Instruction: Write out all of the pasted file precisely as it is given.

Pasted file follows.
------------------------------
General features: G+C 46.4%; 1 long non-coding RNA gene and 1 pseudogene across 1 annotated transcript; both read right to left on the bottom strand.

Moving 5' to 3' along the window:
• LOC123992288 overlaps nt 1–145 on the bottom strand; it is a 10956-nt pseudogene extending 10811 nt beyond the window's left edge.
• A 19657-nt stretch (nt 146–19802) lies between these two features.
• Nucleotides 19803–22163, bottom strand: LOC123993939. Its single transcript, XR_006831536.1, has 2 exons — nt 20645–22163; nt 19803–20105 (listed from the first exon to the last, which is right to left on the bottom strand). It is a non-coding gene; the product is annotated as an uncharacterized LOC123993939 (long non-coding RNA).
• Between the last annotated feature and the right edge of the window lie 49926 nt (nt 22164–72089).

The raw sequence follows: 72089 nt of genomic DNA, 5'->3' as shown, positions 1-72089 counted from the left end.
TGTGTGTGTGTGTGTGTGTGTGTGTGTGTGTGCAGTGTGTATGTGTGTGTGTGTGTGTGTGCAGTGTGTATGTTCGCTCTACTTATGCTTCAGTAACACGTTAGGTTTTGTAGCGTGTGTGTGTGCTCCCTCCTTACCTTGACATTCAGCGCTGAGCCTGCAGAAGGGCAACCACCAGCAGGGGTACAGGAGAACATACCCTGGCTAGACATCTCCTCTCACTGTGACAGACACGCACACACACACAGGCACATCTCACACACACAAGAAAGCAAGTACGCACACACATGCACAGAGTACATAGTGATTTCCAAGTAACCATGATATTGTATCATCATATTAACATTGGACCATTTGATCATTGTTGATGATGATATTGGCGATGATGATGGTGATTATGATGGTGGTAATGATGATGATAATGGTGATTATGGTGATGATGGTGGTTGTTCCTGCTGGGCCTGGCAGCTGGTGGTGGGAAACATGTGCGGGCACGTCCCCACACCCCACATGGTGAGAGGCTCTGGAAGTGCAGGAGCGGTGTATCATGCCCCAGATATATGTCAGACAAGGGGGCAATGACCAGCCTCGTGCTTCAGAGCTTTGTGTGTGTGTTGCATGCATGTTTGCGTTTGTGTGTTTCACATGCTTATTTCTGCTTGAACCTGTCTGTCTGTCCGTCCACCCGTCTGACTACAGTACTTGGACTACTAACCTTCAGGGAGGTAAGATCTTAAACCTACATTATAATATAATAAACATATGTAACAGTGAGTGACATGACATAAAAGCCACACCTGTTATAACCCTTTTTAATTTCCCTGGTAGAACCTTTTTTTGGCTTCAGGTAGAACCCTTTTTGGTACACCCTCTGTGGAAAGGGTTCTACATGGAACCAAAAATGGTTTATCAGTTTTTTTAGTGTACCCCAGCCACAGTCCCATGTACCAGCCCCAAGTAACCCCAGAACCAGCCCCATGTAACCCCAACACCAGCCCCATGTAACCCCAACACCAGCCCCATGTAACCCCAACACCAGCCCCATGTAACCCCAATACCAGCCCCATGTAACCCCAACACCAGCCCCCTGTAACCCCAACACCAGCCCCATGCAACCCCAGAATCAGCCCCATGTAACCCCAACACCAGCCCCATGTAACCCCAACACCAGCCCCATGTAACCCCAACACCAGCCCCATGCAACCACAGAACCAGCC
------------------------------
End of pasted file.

General features: G+C 46.4%; 1 long non-coding RNA gene and 1 pseudogene across 1 annotated transcript; both read right to left on the bottom strand.

Moving 5' to 3' along the window:
• LOC123992288 overlaps nt 1–145 on the bottom strand; it is a 10956-nt pseudogene extending 10811 nt beyond the window's left edge.
• A 19657-nt stretch (nt 146–19802) lies between these two features.
• Nucleotides 19803–22163, bottom strand: LOC123993939. Its single transcript, XR_006831536.1, has 2 exons — nt 20645–22163; nt 19803–20105 (listed from the first exon to the last, which is right to left on the bottom strand). It is a non-coding gene; the product is annotated as an uncharacterized LOC123993939 (long non-coding RNA).
• Between the last annotated feature and the right edge of the window lie 49926 nt (nt 22164–72089).

The raw sequence follows: 72089 nt of genomic DNA, 5'->3' as shown, positions 1-72089 counted from the left end.
TGTGTGTGTGTGTGTGTGTGTGTGTGTGTGTGCAGTGTGTATGTGTGTGTGTGTGTGTGTGCAGTGTGTATGTTCGCTCTACTTATGCTTCAGTAACACGTTAGGTTTTGTAGCGTGTGTGTGTGCTCCCTCCTTACCTTGACATTCAGCGCTGAGCCTGCAGAAGGGCAACCACCAGCAGGGGTACAGGAGAACATACCCTGGCTAGACATCTCCTCTCACTGTGACAGACACGCACACACACACAGGCACATCTCACACACACAAGAAAGCAAGTACGCACACACATGCACAGAGTACATAGTGATTTCCAAGTAACCATGATATTGTATCATCATATTAACATTGGACCATTTGATCATTGTTGATGATGATATTGGCGATGATGATGGTGATTATGATGGTGGTAATGATGATGATAATGGTGATTATGGTGATGATGGTGGTTGTTCCTGCTGGGCCTGGCAGCTGGTGGTGGGAAACATGTGCGGGCACGTCCCCACACCCCACATGGTGAGAGGCTCTGGAAGTGCAGGAGCGGTGTATCATGCCCCAGATATATGTCAGACAAGGGGGCAATGACCAGCCTCGTGCTTCAGAGCTTTGTGTGTGTGTTGCATGCATGTTTGCGTTTGTGTGTTTCACATGCTTATTTCTGCTTGAACCTGTCTGTCTGTCCGTCCACCCGTCTGACTACAGTACTTGGACTACTAACCTTCAGGGAGGTAAGATCTTAAACCTACATTATAATATAATAAACATATGTAACAGTGAGTGACATGACATAAAAGCCACACCTGTTATAACCCTTTTTAATTTCCCTGGTAGAACCTTTTTTTGGCTTCAGGTAGAACCCTTTTTGGTACACCCTCTGTGGAAAGGGTTCTACATGGAACCAAAAATGGTTTATCAGTTTTTTTAGTGTACCCCAGCCACAGTCCCATGTACCAGCCCCAAGTAACCCCAGAACCAGCCCCATGTAACCCCAACACCAGCCCCATGTAACCCCAACACCAGCCCCATGTAACCCCAACACCAGCCCCATGTAACCCCAATACCAGCCCCATGTAACCCCAACACCAGCCCCCTGTAACCCCAACACCAGCCCCATGCAACCCCAGAATCAGCCCCATGTAACCCCAACACCAGCCCCATGTAACCCCAACACCAGCCCCATGTAACCCCAACACCAGCCCCATGCAACCACAGAACCAGCC